“Only by cultivating sound virtues will people be able to make a selfless ecological commitment. A person who could afford to spend and consume more but regularly uses less heating and wears warmer clothes, shows the kind of convictions and attitudes which help to protect the environment. There is a nobility in the duty to care for creation through little daily actions, and it is wonderful how education can bring about real changes in lifestyle. Education in environmental responsibility can encourage ways of acting which directly and significantly affect the world around us, such as avoiding the use of plastic and paper, reducing water consumption, separating refuse, cooking only what can reasonably be consumed, showing care for other living beings, using public transport or car-pooling, planting trees, turning off unnecessary lights, or any number of other practices. All of these reflect a generous and worthy creativity which brings out the best in human beings. Reusing something instead of immediately discarding it, when done for the right reasons, can be an act of love which expresses our own dignity.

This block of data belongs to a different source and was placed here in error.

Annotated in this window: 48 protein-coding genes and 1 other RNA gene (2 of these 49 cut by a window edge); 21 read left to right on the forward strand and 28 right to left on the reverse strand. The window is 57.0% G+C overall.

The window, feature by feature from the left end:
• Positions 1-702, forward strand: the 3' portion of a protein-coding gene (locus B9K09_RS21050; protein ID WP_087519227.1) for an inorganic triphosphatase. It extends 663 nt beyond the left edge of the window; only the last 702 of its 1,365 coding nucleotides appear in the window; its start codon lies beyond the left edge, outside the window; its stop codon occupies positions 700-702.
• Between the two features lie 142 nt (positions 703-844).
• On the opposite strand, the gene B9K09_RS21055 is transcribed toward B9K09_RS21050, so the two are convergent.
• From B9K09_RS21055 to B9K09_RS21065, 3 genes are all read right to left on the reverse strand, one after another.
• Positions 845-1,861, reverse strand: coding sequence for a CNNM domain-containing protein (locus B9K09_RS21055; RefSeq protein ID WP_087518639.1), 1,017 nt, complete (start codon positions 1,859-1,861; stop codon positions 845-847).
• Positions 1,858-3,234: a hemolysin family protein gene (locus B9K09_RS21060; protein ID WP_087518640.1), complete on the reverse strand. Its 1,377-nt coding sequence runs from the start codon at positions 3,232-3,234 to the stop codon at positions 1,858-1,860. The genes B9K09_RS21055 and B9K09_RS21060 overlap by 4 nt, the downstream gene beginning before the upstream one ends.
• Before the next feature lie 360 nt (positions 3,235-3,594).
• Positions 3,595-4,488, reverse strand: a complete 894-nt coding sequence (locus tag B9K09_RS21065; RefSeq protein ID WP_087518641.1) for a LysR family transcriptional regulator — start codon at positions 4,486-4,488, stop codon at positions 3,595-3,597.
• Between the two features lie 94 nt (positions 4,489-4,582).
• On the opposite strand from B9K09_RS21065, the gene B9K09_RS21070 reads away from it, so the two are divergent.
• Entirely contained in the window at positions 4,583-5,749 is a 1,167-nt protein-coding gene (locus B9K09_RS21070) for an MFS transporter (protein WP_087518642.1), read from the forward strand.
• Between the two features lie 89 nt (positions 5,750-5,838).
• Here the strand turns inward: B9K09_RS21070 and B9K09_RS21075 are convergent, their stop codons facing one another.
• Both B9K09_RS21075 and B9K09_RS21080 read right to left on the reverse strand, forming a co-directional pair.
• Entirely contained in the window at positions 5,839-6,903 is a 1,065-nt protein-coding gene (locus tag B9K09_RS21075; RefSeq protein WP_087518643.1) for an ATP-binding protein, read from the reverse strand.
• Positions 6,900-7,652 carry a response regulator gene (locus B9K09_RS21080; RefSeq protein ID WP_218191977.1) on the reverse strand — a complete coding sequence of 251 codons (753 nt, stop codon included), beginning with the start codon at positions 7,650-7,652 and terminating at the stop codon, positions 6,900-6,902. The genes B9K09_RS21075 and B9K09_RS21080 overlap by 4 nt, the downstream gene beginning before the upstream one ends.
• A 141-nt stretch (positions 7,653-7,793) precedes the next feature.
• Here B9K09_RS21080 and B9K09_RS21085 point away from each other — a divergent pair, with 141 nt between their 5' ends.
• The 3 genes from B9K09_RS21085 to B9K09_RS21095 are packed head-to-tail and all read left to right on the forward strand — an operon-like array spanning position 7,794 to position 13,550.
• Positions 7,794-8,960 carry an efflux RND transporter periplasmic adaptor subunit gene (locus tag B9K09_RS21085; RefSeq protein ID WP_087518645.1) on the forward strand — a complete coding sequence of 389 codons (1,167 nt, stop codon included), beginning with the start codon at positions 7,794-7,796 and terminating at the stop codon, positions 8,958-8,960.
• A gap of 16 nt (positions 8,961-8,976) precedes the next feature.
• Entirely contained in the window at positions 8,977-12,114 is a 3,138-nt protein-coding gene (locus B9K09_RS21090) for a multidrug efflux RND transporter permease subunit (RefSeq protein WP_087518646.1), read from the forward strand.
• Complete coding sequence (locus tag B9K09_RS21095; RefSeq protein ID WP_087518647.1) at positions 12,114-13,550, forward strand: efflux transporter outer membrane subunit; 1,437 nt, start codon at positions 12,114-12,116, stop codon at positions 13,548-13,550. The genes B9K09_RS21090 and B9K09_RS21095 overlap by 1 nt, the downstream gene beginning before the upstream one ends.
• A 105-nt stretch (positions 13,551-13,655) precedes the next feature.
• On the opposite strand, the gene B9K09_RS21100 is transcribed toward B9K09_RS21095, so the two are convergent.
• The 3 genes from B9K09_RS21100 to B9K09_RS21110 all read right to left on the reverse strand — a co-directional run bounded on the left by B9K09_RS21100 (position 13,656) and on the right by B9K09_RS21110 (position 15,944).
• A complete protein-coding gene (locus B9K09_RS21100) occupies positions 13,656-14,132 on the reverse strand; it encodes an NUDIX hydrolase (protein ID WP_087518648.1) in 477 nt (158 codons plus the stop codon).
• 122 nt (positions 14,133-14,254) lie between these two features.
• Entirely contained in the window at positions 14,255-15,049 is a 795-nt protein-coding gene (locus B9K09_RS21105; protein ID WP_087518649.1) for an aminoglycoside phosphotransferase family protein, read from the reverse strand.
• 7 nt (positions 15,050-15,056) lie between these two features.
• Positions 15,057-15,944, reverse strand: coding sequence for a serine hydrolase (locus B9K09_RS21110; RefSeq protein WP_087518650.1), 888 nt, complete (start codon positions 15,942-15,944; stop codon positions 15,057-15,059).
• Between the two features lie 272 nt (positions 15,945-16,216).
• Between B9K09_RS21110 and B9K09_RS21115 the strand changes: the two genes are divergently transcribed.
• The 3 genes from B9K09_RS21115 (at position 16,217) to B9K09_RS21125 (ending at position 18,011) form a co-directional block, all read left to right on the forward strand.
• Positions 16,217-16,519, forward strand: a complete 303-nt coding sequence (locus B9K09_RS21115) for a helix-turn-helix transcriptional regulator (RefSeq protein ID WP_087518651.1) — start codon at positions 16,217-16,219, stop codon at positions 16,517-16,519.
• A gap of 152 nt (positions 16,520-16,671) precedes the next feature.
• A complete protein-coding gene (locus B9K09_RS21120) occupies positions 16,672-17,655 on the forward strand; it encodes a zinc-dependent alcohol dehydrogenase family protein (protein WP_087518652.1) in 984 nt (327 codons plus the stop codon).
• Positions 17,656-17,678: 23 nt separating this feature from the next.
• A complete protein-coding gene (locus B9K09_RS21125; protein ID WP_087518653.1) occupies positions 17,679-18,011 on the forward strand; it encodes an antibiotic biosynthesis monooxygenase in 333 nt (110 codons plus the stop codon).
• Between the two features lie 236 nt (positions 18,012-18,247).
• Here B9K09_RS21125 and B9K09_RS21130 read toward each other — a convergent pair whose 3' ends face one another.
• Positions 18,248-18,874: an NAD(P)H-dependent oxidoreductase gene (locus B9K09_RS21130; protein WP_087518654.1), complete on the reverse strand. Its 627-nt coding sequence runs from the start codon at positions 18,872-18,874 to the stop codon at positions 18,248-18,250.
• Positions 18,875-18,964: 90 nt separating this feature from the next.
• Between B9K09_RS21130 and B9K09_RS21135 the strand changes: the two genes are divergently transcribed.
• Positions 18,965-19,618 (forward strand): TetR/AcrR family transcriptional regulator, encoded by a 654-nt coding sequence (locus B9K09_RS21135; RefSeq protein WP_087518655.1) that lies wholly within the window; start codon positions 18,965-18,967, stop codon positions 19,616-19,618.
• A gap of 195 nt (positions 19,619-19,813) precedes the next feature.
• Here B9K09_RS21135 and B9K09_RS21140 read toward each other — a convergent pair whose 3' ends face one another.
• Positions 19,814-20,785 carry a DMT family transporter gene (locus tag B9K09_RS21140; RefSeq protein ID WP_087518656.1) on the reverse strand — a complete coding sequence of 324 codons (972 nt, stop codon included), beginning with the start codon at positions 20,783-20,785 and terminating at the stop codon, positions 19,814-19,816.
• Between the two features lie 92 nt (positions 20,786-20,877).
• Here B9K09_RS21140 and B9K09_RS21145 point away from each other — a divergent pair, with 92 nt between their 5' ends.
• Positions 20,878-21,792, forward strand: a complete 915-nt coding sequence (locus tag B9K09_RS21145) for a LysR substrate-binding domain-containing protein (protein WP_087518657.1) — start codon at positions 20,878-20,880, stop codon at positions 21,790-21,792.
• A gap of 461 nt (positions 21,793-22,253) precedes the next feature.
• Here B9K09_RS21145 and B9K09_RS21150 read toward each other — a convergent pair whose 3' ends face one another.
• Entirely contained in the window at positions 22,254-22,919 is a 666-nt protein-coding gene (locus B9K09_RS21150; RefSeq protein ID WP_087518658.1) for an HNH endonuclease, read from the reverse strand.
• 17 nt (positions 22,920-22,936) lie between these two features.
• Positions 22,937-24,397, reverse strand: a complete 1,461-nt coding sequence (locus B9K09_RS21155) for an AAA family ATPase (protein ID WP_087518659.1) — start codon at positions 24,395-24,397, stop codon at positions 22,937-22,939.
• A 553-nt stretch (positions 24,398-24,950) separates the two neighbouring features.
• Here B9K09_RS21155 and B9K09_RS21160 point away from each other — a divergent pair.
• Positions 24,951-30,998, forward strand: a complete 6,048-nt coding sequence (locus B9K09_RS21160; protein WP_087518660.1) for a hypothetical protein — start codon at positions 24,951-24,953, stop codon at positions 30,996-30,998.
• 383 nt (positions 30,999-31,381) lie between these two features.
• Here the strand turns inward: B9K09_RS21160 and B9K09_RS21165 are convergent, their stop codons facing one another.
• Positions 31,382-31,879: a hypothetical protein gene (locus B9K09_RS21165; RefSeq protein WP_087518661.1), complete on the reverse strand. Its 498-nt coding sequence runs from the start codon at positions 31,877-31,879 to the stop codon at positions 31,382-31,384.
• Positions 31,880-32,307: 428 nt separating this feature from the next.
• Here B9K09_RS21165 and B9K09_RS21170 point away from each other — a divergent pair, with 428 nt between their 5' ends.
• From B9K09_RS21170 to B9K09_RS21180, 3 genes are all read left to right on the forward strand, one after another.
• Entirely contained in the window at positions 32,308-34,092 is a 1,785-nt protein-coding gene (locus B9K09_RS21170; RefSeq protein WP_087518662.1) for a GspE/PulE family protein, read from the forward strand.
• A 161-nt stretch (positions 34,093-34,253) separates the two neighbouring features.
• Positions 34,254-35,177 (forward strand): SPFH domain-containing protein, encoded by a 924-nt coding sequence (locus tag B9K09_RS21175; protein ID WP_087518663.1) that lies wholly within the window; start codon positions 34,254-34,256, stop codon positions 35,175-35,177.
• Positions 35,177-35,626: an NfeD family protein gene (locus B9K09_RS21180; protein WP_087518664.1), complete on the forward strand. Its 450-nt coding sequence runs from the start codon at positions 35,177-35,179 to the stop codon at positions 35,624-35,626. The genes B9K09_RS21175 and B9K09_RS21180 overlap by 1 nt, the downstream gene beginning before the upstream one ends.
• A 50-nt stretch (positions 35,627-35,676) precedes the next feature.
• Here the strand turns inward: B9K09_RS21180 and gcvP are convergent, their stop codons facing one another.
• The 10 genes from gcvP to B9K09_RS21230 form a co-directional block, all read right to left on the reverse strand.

We must not think that these efforts are not going to change the world. They benefit society, often unbeknown to us, for they call forth a goodness which, albeit unseen, inevitably tends to spread. Furthermore, such actions can restore our sense of self-esteem; they can enable us to live more fully and to feel that life on earth is worthwhile.“
I find this last paragraph key to my approach to the great change that is upon us and it gives me hope. The educational part of my environmental lifestyle is very important to me. I like to give people experiences not lectures. Often it is not me who does the real teaching but the plants, trees, animals and insects around us. Even the very soil itself can be a great teacher. Living on the land and participating in activities consistent with that ecosystem is anciently natural. Our natural environment communicates with us not with words but with something older. Pheromones and sensations that enter through older systems of perceiving. It is time spent in nature, away from screens and commerce, that gives me the courage and the literal grounding to follow what Pope Francis calls ” make a selfless ecological commitment”. Sharing my ecological commitment is how I see that I can help others see how to make a change in their own lifestyle; to make it more environmentally responsible.